JERUSALEM (Jul. 29)
Premier Shimon Peres told the Knesset Monday that his visit to Morocco last week for talks with King Hassan had given “legitimacy to open dialogue” between the Arab world and the Jewish world. In this, Peres said, the meeting had been “an important turning point” in Mideastern affairs.
The Premier said the meeting would hopefully “accelerate” the process of thawing the cold peace with Egypt. He added that Israel would renew its invitation to Jordan to open a direct dialogue. Peres told the Knesset:
“…I believe that this meeting (in Morocco) can serve as an important turning point in the history of the peace efforts in the entire region. It can serve as an infrastructure for a continuation of the dialogue that will bring a solution of peace….It extricated the peace process that began with Egypt from its isolation. It gave legitimacy to the chief condition for the peace process: open dialogue instead of eternal confrontation. It demonstrated anew Israel’s sincere desire for peace. It showed that on the Arab side, too, there is someone to talk to.” Recounting some of the substance of his talks with Hassan, Peres said that the King had strongly maintained that an equitable solution to the Palestinian problem was a cardinal Israeli interest since the Palestinian birthrate posed a demographic problem for the Jewish State.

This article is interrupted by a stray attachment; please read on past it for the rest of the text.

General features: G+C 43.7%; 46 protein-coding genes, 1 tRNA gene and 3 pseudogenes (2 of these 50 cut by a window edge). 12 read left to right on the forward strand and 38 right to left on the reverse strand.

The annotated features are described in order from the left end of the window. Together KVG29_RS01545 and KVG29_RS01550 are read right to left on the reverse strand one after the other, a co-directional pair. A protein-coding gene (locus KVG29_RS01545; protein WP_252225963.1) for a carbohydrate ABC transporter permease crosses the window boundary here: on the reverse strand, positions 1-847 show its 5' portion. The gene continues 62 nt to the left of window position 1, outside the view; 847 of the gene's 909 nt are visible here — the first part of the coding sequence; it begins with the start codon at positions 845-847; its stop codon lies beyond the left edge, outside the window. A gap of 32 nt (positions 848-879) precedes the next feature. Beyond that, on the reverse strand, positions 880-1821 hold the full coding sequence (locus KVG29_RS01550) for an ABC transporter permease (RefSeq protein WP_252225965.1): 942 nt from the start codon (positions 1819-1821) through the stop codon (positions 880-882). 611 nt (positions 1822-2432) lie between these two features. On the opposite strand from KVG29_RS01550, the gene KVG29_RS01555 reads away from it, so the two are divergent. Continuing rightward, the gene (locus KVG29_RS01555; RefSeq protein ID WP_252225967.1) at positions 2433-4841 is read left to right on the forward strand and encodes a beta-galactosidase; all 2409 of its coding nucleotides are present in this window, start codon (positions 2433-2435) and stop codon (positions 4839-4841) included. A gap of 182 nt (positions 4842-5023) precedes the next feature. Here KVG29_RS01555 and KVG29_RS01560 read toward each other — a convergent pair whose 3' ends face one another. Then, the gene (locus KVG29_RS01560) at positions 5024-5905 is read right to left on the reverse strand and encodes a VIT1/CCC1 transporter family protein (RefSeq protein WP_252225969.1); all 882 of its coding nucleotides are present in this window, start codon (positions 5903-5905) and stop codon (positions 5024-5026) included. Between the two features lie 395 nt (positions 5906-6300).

Peres continued, quoting Hassan: “Their (the Palestinians) rate of natural increase is greater than yours. You will not use force, and you will be compelled– if not today then tomorrow–to find a solution befitting your character, and not only their aspirations.” Peres said that he had replied “that Israel seeks peace. This is true of all the democratic elements of the Israeli polity. The Jewish people has no inclination to rule another people, or to suppress their sons. The problem is to find a partner for peace.”
Peres pointed out that Hassan, whom he characterized as “truly a man of peace,” urged Mideast peace on the basis of the resolutions adopted at the Arab League summit conference of September 1982 in Fez, Morocco.
Peres said that for the King, “the advantage of the Fez plan lies chiefly in the fact that it posits two elements: it is accepted by almost all the Arab states, and –according to the king–the plan implies the Arab states’ recognition of the existence of the State of Israel and its right to live in recognized and secure borders.”
But, Peres said he had pointed out to Hassan that “the plan also recognizes the PLO as the legitimate representative of the Palestinians and dwells on their right to their own state, one that would incorporate the territories that were added to Israeli control since the Six-Day War.”